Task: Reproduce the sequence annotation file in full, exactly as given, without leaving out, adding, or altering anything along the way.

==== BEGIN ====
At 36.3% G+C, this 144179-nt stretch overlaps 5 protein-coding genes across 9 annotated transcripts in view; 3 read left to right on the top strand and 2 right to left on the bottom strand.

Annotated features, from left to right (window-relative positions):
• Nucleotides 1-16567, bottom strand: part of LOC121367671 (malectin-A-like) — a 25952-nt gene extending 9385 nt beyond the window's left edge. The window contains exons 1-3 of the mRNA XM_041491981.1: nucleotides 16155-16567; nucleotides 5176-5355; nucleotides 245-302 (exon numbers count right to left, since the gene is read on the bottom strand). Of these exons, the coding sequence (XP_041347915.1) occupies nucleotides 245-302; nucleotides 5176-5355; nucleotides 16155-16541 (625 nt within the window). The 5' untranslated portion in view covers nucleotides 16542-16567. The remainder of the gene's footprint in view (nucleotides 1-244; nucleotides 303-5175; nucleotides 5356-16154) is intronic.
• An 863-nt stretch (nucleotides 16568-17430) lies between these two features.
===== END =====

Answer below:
At 36.3% G+C, this 144179-nt stretch overlaps 5 protein-coding genes across 9 annotated transcripts in view; 3 read left to right on the top strand and 2 right to left on the bottom strand.

Annotated features, from left to right (window-relative positions):
• Nucleotides 1-16567, bottom strand: part of LOC121367671 (malectin-A-like) — a 25952-nt gene extending 9385 nt beyond the window's left edge. The window contains exons 1-3 of the mRNA XM_041491981.1: nucleotides 16155-16567; nucleotides 5176-5355; nucleotides 245-302 (exon numbers count right to left, since the gene is read on the bottom strand). Of these exons, the coding sequence (XP_041347915.1) occupies nucleotides 245-302; nucleotides 5176-5355; nucleotides 16155-16541 (625 nt within the window). The 5' untranslated portion in view covers nucleotides 16542-16567. The remainder of the gene's footprint in view (nucleotides 1-244; nucleotides 303-5175; nucleotides 5356-16154) is intronic.
• An 863-nt stretch (nucleotides 16568-17430) lies between these two features.